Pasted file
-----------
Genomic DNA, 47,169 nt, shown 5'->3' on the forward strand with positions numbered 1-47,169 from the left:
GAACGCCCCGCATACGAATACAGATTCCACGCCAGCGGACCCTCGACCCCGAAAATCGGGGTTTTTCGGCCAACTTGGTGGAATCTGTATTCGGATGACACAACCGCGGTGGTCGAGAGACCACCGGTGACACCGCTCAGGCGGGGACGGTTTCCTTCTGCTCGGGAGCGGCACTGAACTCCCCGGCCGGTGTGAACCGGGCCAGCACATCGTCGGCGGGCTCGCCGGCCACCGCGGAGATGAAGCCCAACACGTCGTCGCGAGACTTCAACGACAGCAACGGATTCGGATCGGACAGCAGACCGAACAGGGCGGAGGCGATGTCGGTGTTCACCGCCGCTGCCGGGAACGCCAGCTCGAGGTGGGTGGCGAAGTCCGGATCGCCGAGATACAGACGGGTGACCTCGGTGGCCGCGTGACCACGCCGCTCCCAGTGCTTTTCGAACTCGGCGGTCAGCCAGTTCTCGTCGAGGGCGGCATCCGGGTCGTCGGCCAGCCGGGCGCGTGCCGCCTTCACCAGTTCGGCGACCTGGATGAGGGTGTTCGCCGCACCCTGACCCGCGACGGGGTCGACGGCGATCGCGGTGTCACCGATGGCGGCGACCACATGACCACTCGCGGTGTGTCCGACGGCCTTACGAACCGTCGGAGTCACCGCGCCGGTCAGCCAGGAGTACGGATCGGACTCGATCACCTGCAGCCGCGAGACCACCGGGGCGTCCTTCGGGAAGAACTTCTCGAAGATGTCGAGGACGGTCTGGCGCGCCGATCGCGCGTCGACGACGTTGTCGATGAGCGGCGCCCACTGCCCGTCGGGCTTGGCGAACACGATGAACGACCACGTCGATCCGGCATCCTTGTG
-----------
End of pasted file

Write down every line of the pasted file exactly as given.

Genomic DNA, 47,169 nt, shown 5'->3' on the forward strand with positions numbered 1-47,169 from the left:
GAACGCCCCGCATACGAATACAGATTCCACGCCAGCGGACCCTCGACCCCGAAAATCGGGGTTTTTCGGCCAACTTGGTGGAATCTGTATTCGGATGACACAACCGCGGTGGTCGAGAGACCACCGGTGACACCGCTCAGGCGGGGACGGTTTCCTTCTGCTCGGGAGCGGCACTGAACTCCCCGGCCGGTGTGAACCGGGCCAGCACATCGTCGGCGGGCTCGCCGGCCACCGCGGAGATGAAGCCCAACACGTCGTCGCGAGACTTCAACGACAGCAACGGATTCGGATCGGACAGCAGACCGAACAGGGCGGAGGCGATGTCGGTGTTCACCGCCGCTGCCGGGAACGCCAGCTCGAGGTGGGTGGCGAAGTCCGGATCGCCGAGATACAGACGGGTGACCTCGGTGGCCGCGTGACCACGCCGCTCCCAGTGCTTTTCGAACTCGGCGGTCAGCCAGTTCTCGTCGAGGGCGGCATCCGGGTCGTCGGCCAGCCGGGCGCGTGCCGCCTTCACCAGTTCGGCGACCTGGATGAGGGTGTTCGCCGCACCCTGACCCGCGACGGGGTCGACGGCGATCGCGGTGTCACCGATGGCGGCGACCACATGACCACTCGCGGTGTGTCCGACGGCCTTACGAACCGTCGGAGTCACCGCGCCGGTCAGCCAGGAGTACGGATCGGACTCGATCACCTGCAGCCGCGAGACCACCGGGGCGTCCTTCGGGAAGAACTTCTCGAAGATGTCGAGGACGGTCTGGCGCGCCGATCGCGCGTCGACGACGTTGTCGATGAGCGGCGCCCACTGCCCGTCGGGCTTGGCGAACACGATGAACGACCACGTCGATCCGGCATCCTTGTG